Autoscopic Hallucinations


Introduction: Autoscopic hallucinations refers to the phenomena involving out of body experiences, sudden conscious awareness from a viewpoint above or behind the body, or complete loss of self-attribution. From a medical standpoint, most people who experience these types of hallucinations also suffer from somatoparaphrenia, which is a disorder where the individual denies a limb or sometimes a whole side of their body as their own. Generally this results from damage to the right tempoparietal region of the brain. The brain regions that are active during different types of autoscopic hallucinations include the TPJ (tempoparietal junction), occipito parietal lobe, posterior parietal junction (PPJ), the PIVC (para-insular vestibular cortex) and the angular gyrus. The various hallucinations that subjects encounter are OBE's (out of body experience), heautoscopy, room tilt illusions, or the "feeling-of-a illusion". In rare and extreme cases, NDE's (near death experience) occur.
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Functional Anatomy and Causes: It's clear that the regions of the brain involved in inducing these strong experiences are those listed above (TPJ,PPJ,PIVC, etc.) however it is still widely unknown exactly what causes these regions to function abnormally to produce the hallucinations. Physicians who work with patients who report having any of the listed symptoms of autoscopic or heautoscopic hallucinations can induce their symptoms by stimulating these portions of the brain in a controlled environment in order to detect legions, swelling, or other causes which could have damaged the brain.
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(Red area shows location of the left and right angular gyrus)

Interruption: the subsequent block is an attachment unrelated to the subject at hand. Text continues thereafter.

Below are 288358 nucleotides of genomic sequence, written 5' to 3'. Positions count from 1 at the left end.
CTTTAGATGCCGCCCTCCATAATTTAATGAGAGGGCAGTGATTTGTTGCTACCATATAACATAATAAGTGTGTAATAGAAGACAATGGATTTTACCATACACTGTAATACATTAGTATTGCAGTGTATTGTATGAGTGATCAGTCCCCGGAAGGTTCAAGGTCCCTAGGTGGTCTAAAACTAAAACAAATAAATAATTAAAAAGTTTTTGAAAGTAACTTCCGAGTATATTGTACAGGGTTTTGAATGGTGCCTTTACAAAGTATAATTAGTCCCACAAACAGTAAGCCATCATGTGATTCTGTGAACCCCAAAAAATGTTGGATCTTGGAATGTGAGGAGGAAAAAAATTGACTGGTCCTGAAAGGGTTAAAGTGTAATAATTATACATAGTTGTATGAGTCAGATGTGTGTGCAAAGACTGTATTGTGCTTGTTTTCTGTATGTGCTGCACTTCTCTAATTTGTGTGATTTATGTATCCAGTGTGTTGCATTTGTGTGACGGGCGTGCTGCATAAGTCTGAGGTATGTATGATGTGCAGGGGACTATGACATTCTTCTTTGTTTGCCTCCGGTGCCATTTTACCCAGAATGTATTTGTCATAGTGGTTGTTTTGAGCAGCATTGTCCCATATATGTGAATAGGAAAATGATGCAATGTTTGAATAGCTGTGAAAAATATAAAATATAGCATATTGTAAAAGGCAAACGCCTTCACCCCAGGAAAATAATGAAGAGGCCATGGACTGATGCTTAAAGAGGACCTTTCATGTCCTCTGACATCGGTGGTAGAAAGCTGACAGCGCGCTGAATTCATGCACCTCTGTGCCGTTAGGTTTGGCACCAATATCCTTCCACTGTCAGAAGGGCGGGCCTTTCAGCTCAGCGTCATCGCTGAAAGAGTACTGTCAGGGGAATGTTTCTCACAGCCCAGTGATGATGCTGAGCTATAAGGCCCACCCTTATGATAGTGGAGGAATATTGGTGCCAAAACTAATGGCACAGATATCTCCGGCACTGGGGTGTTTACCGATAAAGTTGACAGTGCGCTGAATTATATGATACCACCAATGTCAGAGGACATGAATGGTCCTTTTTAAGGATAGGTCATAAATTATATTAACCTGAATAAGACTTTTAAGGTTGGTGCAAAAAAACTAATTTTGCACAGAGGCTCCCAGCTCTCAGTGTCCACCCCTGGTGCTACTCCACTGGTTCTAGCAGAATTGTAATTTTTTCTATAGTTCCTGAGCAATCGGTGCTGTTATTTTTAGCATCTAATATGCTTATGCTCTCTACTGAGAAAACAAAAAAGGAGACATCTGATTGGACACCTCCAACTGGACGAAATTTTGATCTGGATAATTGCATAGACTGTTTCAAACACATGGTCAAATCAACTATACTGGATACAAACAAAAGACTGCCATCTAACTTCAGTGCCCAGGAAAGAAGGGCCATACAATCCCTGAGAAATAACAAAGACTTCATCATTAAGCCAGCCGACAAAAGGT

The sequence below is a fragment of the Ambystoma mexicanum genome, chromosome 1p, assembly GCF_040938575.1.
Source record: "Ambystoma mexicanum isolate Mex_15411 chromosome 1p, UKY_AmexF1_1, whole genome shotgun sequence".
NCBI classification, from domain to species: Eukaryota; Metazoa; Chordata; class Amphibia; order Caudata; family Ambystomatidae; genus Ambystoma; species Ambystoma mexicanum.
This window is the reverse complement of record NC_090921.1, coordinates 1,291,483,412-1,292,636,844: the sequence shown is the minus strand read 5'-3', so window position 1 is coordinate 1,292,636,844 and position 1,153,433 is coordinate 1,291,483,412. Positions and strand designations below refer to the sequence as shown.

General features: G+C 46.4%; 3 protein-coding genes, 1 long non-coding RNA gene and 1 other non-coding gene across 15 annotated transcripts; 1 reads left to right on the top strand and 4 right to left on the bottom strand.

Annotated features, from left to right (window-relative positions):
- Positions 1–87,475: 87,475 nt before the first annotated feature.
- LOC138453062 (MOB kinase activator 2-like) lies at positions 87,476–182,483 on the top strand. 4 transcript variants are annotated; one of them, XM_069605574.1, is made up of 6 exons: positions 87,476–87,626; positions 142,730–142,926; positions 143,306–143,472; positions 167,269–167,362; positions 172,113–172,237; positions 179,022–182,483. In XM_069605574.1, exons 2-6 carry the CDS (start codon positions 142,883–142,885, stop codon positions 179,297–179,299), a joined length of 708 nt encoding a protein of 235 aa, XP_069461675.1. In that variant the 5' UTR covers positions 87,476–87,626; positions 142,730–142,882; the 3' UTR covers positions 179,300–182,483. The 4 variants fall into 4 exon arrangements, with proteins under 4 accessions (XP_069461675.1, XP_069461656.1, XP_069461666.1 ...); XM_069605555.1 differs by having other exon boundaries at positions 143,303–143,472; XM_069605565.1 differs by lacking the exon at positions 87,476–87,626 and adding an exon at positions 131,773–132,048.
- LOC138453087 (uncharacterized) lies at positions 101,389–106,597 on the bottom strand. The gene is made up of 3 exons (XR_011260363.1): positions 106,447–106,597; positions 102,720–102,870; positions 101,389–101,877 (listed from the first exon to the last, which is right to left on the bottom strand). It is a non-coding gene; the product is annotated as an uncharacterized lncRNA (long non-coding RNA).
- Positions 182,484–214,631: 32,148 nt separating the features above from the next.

The stimulation of all these areas (especially the gyrus) induce the same sort of hallucinations that patients previously reported having. In a lot of circumstances, MRI's and fMRI's do not show any sort of damage or abnormalities in the brain which could explain why the patient experienced an OBE. This of course makes these phenomena even more interesting since they are occurring in healthy individuals of all ages with no prior medical histories. Symptoms of these hallucinations vary from person to person, and some experience only one symptoms while others experience multiple. OBE's are the most common and they're often described as "floating above your own body. looking down on yourself lying in bed." Heautoscopy and autoscopy are similar in the sense that they both include the subject seeing themselves from a different vantage point, but autoscopy reveals the subject seeing themselves in front of them without the feeling that they have left their body or current position in space. Heautoscopy is different in that the subject sees themselves from the viewpoint of being in front of their body but they have left their body and are looking at themselves in the position they were in before the experience of leaving the body. Feeling-of-a presence is also seen in patients who suffer from schizophrenia, and they report that a shadowy figure is behind them and that they can "feel" the figure looking at them. When they turn to look, their is no one there, but the feeling still remains. The last occurrence is more common in patients with vertigo, and the brain regions involved are the same for the most part. The subject reports that their landscape view of whatever is in front of them flips 180 degrees. Along with this visual aspect, they also feel very dizzy, obviously, and they often report vertigo.